Last week I received an e-mail from a colleague, he wrote:
Hi Paul, just wanted to drop an appreciative note about your blog. I just discovered it the other day, and see there’s a lot of good stuff in there!
He wrote more, but it was nice to know that it’s appreciated and people are engaged.
So, now I’m reflecting as a blog article, on our e-mail conversation about blogging. How meta.
I set myself a goal of one article every 1-2 weeks. What I’ve found is that if I maintain that, then writing the next article is easier. The hard part is thinking of ideas for articles so what I’ve started to do is keep a list, add to it whenever I think of something. I check the list when it’s time to "produce something new" but nothing is immediately pertinent.
My initial goal was once a month, but I didn’t always maintain it so well, and I felt I was concerned about writing something really good rather than something simpler. So now I’m deliberately telling myself it doesn’t have to be perfect and it doesn’t have to be grand, it can be a "hey, I started using this new tool and I like it". And honestly, even though I’ve relaxed my attitude, the quality is about the same ;-) (the stricter attitude wasn’t making the quality better).
I found one of my colleagues' blogs, Benjamin Bouvier, and noticed one of his recent articles was a kind-of review of some of his recent work. This kind of thing is a good thing to write career wise, it can come in handy.
During my PhD we were forced to write reports every six months reviewing what we’d done and why we should still receive our scholarships. Everyone seemed to resent and postpone this as long as possible, including me; since it distracted us from our work. However once the report was done, I would realise "Hey, I’ve actually achieved a lot when you write it all down". So yeah, blogging helps me to remember my achievements, whether I write them down that week, or 6 months on.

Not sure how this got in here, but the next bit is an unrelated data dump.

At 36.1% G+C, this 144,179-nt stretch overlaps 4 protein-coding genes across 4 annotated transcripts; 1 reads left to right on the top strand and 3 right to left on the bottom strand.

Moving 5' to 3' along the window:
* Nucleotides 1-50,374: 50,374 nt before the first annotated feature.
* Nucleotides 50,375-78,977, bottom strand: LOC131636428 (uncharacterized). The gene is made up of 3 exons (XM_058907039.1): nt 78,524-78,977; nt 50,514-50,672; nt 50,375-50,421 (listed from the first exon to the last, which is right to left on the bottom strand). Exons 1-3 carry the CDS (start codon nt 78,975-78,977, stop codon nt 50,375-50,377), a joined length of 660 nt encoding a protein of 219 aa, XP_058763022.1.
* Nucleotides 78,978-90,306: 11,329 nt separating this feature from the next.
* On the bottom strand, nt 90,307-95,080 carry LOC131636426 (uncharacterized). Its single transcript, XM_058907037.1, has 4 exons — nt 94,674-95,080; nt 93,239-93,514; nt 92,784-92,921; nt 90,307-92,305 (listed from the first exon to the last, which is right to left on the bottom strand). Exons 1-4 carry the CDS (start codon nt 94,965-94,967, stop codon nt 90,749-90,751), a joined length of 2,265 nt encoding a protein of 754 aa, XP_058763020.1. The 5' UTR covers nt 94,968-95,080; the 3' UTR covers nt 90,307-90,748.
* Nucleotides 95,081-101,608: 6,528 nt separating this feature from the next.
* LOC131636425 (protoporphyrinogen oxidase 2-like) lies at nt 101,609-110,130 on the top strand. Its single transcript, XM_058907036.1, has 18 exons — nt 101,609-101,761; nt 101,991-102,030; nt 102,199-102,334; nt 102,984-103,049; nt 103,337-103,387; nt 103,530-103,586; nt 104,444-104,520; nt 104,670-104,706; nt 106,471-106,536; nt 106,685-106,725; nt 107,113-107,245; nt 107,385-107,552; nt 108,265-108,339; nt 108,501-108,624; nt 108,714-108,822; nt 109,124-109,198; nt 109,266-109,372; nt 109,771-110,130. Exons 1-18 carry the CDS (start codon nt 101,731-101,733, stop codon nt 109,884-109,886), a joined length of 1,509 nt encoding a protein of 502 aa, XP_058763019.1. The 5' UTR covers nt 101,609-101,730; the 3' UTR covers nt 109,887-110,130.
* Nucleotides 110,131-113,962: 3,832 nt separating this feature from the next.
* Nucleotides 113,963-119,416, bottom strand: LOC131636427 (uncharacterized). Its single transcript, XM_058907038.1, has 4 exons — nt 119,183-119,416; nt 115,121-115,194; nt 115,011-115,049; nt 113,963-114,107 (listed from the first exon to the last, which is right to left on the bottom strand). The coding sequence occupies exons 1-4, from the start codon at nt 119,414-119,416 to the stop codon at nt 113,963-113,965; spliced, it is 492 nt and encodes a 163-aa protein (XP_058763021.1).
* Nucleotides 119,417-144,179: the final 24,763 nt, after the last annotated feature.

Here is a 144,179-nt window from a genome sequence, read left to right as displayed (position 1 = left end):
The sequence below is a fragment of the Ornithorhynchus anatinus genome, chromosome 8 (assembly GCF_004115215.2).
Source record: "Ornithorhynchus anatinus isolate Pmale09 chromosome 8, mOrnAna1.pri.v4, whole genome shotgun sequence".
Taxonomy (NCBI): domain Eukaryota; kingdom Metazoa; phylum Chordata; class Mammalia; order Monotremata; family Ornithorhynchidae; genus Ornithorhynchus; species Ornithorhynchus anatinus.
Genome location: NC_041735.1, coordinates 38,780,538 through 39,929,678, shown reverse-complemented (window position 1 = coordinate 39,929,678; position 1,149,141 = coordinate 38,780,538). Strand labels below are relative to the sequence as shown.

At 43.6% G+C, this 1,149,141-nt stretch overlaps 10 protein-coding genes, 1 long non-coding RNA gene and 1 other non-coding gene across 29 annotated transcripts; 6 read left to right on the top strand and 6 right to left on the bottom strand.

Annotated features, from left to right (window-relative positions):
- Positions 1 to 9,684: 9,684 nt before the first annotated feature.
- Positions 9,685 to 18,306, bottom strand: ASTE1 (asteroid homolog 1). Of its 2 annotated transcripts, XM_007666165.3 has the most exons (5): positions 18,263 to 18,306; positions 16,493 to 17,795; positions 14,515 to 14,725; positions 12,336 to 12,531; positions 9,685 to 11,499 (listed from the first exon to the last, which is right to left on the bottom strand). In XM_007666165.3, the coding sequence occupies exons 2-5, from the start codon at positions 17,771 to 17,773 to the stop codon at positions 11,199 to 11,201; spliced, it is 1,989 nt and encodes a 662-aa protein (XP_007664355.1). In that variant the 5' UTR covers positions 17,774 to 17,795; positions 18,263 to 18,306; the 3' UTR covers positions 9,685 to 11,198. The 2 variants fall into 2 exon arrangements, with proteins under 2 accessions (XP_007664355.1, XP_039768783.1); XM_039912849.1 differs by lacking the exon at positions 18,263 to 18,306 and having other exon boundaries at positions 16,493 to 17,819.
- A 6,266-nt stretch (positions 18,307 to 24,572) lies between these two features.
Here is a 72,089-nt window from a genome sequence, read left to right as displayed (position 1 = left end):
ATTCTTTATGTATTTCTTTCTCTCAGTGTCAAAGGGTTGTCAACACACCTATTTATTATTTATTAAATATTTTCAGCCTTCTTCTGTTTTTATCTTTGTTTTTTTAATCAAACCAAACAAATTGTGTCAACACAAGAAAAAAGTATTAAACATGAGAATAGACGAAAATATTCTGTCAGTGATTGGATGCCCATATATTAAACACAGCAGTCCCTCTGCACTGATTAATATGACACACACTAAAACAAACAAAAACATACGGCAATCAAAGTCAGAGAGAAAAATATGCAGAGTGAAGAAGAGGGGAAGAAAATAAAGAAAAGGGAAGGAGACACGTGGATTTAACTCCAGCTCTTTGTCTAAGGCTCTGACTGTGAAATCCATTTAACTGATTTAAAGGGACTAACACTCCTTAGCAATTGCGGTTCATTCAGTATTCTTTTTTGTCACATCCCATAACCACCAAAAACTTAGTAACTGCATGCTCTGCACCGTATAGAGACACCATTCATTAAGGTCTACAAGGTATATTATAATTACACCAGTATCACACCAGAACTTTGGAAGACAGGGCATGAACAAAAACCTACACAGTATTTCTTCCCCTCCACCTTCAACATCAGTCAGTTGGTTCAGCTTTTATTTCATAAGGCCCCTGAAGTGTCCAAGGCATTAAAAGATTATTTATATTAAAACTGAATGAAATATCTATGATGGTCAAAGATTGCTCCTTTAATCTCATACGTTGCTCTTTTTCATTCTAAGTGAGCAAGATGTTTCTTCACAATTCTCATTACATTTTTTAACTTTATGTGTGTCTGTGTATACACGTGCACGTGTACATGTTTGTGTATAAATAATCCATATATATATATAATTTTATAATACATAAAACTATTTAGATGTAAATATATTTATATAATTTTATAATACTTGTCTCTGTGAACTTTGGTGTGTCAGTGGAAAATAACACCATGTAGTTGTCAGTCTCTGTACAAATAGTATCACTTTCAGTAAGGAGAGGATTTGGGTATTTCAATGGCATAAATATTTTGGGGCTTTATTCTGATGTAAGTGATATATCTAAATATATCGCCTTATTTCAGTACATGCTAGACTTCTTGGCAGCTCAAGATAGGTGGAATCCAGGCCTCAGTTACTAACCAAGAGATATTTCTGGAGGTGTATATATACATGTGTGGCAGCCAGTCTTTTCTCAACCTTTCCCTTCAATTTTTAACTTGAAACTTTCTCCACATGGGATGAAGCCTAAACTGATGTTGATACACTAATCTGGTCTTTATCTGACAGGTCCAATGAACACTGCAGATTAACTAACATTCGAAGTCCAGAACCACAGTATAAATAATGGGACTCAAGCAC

I haven’t yet written such a review article but might do so.
When I started (this attempt) at blogging (I still have an old blog online somewhere) one intention was that I could write Interesting Stuff on it about what I’m working on. Specifically to write articles about mini scientific investigations. I did do this, probably most notably in my articles about memory fragmentation ( Memory Fragmentation in The Boehm-Demers-Weiser Garbage Collector and More about Memory Fragmentation in BDW GC.
This is an idea format to write up something that is unlikely to get published as a journal or conference article. For example, something that on its own isn’t significant enough to be published. I found that writing these was very rewarding and will keep an eye out for more opportunities like this.
Finally the feedback is perhaps the benefit I expected the least. It can take time to write an article, some of the best (like the GC articles above) can easily take a few weeks, but they’re work you’d be doing anyway. Others, such as A crash course in x86 addressing modes take about a day, while this article will take about an hour.
Sometimes they pay back by learning about a new topic. I noticed the weirdness with the some of the x86 addressing while preparing my x86: an Evolution of Kludges presentation, but had to learn in more deeply to write the above article and its follow up (coming next week).
But other times, like last week’s about Avoiding large immediate values the benefit can be in the feedback you receive, usually from a friend or colleague with some very helpful suggestions that could be very promising.
This is also true for tech speaking, with either suggestions and feedback or being forced to learn a topic deeply enough to talk about it.
So far, taking time to maintain a blog has very rewarding.